Daily News | Oct 22, 2018 | 0
Hungarian-Serbian mixed economic committee were held in Subotica/Szabadka
Hungary has the best diplomatic and economic relations with Serbia out of all its neighbouring countries, Péter Szijjártó, the foreign affairs and trade minister, said after a meeting of the Hungarian-Serbian mixed economic committee in Subotica (Szabadka) on Tuesday.
Serbia is also Hungary’s top economic partner in the western Balkans, Szijjártó said.
The committee discussed the upgrade of the Budapest-Belgrade railway line, the construction of a Szeged-Subotica-Baja railway line, the opening of new border-crossing points between the two countries, the expansion of economic and trade relations as well as the development and connection of Hungarian and Serbian gas pipelines.
Szijjártó, the Hungarian chair of the mixed committee, expressed the government’s appreciation for the Serbian government’s treatment of its ethnic Hungarian minority, and said Vojvodina’s Hungarian community was a binding rather than a divisive factor in the two countries’ relations.
The minister said
the two countries signed several agreements that would boost bilateral trade, including a deal to open two new border-crossing points in 2018.
Hungary and Serbia will receive 3 million euros in European Union funds to design the Szeged-Subotica-Baja railway line, Szijjártó said, adding that both sides hope that construction can get under way immediately after the plans are completed.
Both Hungary and Serbia have signed cooperation pacts with Russian state-owned gas giant Gazprom, under which a gas transport corridor is expected to be established by the end of 2019, which will contribute to improving energy security for both countries, the minister said. This pipeline will be able to supply gas flowing through the Turkish Stream pipeline to Hungary via Bulgaria and Serbia, Szijjártó said, adding that by 2019, infrastructure with capacity to receive 6 billion cubic metres of gas will be created on the border between Hungary and Serbia.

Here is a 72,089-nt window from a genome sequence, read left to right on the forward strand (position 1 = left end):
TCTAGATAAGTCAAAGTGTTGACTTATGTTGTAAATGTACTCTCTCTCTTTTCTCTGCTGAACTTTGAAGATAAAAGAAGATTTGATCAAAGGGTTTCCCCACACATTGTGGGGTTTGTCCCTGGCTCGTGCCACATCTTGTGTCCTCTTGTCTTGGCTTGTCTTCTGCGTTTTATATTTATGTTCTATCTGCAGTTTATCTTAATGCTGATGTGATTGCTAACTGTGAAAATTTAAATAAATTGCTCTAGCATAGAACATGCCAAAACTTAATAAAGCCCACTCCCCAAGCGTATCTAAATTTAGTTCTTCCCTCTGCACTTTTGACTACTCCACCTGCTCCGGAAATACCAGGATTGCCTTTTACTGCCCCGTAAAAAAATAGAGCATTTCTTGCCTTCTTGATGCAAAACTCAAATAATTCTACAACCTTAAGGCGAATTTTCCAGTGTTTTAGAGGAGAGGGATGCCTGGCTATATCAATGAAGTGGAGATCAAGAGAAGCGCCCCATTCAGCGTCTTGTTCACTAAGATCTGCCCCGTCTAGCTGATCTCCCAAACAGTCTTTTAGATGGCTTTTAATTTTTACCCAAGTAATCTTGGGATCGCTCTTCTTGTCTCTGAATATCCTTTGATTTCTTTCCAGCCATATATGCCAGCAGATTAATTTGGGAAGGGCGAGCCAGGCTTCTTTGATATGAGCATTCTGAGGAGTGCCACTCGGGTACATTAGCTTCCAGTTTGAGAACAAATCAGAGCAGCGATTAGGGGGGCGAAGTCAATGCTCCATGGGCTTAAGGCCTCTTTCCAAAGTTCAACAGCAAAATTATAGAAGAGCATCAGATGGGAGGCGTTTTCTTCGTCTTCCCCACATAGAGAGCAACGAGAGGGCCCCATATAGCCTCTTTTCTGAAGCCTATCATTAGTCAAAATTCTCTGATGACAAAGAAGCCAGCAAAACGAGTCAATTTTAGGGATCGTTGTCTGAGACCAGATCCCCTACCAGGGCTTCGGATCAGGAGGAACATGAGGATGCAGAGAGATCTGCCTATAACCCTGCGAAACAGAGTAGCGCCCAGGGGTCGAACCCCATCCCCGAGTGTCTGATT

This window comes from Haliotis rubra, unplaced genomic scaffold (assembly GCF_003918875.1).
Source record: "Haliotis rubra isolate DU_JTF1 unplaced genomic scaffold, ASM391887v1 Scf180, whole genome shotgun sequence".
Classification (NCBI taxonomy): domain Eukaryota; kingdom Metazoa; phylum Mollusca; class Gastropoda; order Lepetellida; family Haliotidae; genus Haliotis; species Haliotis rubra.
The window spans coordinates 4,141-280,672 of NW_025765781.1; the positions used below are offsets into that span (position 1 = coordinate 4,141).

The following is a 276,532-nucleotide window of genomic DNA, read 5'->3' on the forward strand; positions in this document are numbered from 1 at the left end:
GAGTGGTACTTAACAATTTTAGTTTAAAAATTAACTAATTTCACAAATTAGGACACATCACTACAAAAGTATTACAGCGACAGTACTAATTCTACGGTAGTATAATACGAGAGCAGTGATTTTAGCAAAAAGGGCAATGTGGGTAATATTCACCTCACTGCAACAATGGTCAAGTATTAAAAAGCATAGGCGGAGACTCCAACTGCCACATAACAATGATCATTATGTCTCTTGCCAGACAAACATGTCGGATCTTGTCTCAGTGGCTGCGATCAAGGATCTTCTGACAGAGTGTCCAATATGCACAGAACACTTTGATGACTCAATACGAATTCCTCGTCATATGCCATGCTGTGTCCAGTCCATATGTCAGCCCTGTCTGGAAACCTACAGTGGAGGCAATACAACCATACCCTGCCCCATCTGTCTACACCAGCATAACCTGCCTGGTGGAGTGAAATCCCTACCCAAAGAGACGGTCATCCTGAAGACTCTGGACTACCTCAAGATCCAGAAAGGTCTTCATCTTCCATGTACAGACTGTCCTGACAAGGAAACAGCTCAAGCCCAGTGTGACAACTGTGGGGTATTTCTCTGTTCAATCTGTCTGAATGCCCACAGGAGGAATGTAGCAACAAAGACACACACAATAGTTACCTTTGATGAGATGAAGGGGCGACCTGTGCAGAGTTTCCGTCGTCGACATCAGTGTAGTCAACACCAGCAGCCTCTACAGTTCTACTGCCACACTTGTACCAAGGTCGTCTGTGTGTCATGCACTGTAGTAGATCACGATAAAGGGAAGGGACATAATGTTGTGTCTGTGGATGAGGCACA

On the topic of trade relations, Szijjártó said that bilateral trade turnover came close to 2 billion euros last year and has grown by 32 percent over the first seven months of 2017, contributing to a 19 percent rise in Hungarian exports.
Bilateral economic ties gained further momentum from the government’s economic development programme targeting Vojvodina, Szijjártó said. As part of this scheme, the government recently signed deals to support 23 major investment projects aimed at job creation worth a total of 90 million euros.
Szijjártó welcomed that a recent acquisition has made Hungary’s OTP Bank the seventh largest player on Serbia’s banking market with a 5.7 percent market share.
Hungarian oil and gas company MOL’s investments in Serbia have reached 100 million euros,
making it the second largest player on the country’s fuel market with 55 petrol stations and a 20 percent market share.
Szijjártó said Hungarian drugmaker Richter was preparing to sign an agreement with Serbia’s health ministry to include one of their key products on the list of state-subsidised drugs.
Serbian Economy Minister Goran Knezevic said the two countries were exploring further investment opportunities, adding that Hungarian companies participate in Serbian privatisation programmes and infrastructure projects.
He said the two countries will hold a joint cabinet meeting in Hungary next month which will be attended by Serbian President Aleksandar Vucic.